Can Atlanta cram 1 million people - or more - inside the city limits?
Come to the Central Atlanta Library on Thursday and find out
You have probably heard Planning Commissioner TIm Keane say Atlanta needs to start thinking about how the city will look if its population doubles in the coming decades. On Thursday at Downtown’s Central Atlanta Library, residents will hear an expert say whether that figure is overstated, lower than what we should actually expect, or just about right.
Arthur C. Nelson, a University of Arizona planning professor who’s an expert on urban growth and demographics, will join Keane and Ryan Gravel, the urban designer and Atlanta Beltline visionary who’s leading the Atlanta City Studio at Ponce City Market with Keane, to ask “How Big Can Atlanta Be?”
“The city’s growth has been pretty static, growing slowly, compared to the region,” Keane says. “What we’re saying is over the next 25 or 30 years, that won’t be the case. That’s what we’re finding. But we want someone else to come in... to tell us what he sees and whether we’re being too optimistic or not aggressive enough.”
Thursday’s talk is part of a larger project called the City Design Project that’s happening at PCM and will pack up and relocate in the coming months to a different location. Residents, businesses, and elected officials have been walking in and helping to decide how Atlanta should prepare for a growing population and how the city should look. This is supposed to happen while also protecting neighborhoods, the city’s strongest asset, and making Atlanta open and available to everyone.
Nelson’s input is vital, Keane says. The findings will help inform the studio’s work and will later guide the rewrite of the city’s zoning code, a long-overdue, important, and complicated process that creates a blueprint for Atlanta’s growth.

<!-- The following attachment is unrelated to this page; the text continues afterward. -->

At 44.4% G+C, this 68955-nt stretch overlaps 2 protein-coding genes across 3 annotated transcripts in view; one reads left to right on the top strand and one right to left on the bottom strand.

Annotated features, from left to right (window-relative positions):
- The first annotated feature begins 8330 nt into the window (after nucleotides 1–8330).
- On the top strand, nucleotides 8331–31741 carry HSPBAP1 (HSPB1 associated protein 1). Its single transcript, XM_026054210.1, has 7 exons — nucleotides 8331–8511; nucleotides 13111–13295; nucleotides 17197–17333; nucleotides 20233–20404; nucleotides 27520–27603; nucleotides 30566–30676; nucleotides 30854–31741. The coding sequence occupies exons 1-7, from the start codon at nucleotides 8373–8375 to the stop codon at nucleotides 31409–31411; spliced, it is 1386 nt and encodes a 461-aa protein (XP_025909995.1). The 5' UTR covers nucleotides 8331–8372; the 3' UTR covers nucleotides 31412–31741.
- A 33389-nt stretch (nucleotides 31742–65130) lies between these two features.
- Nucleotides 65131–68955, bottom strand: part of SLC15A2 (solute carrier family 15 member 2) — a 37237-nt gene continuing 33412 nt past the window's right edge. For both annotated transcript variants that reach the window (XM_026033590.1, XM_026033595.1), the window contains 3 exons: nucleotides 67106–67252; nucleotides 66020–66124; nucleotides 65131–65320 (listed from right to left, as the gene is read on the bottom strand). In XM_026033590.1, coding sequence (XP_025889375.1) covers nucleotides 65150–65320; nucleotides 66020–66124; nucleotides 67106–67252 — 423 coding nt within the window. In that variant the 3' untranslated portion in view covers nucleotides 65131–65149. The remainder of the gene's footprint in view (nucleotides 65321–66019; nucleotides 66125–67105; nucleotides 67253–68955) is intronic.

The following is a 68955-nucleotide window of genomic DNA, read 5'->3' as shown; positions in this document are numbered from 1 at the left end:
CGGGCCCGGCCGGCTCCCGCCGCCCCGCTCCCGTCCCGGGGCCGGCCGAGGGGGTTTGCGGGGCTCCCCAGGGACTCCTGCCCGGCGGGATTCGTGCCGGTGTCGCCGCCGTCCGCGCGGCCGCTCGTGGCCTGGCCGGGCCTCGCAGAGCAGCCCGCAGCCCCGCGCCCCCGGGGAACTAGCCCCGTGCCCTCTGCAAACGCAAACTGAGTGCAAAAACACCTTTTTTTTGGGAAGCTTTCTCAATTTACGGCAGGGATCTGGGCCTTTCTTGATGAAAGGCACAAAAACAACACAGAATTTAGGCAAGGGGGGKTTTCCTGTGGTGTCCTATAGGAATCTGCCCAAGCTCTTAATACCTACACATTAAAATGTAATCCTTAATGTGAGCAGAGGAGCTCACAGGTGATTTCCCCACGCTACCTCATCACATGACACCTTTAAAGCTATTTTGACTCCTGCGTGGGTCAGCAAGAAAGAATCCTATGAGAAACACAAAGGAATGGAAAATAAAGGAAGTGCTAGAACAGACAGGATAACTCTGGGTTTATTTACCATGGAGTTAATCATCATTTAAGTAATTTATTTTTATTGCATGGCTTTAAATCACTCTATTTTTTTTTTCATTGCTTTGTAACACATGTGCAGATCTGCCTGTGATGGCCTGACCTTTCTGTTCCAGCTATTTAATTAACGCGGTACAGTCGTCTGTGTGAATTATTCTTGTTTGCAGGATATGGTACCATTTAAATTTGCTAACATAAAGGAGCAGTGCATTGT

“The idea of the City Design Project is a physical manifestation of the number we’re shooting for,” he says. “Over the course of the coming months we’ll be basing our work on a goal of population growth. That’s why we started this, to have a reasonable, defendable and aspirational goal for the city. Then we literally build a model off of that. How would the city physically accommodate that?”
That plan is really a first for Atlanta, which has spent decades reacting to growth rather than trying to decide where it should go and how it should take shape. The commissioner says it’s in the same vein as plans that helped chart a course for Chicago and Vancouver’s growth.
“It’s just something Atlanta is missing,” Keane says. “What is this city going to be? A really specific design for the city, rather than just constantly reacting to things and trying to mitigate or manage growth. Rather than doing that, actually have a design that we’re seeking to achieve as a community.”
Having a good idea of just how many people might decide to call Atlanta home is a vital part.
“This is the big discussion about the number,” he says.
The fun starts at 6 p.m. at the Central Atlanta Library auditorium and will include a Q&A period. Space is limited so city officials ask people to RSVP with jmansbach (at) atlantaga (dot) gov. Remember, this isn’t at Ponce City Market. Consider taking MARTA or biking.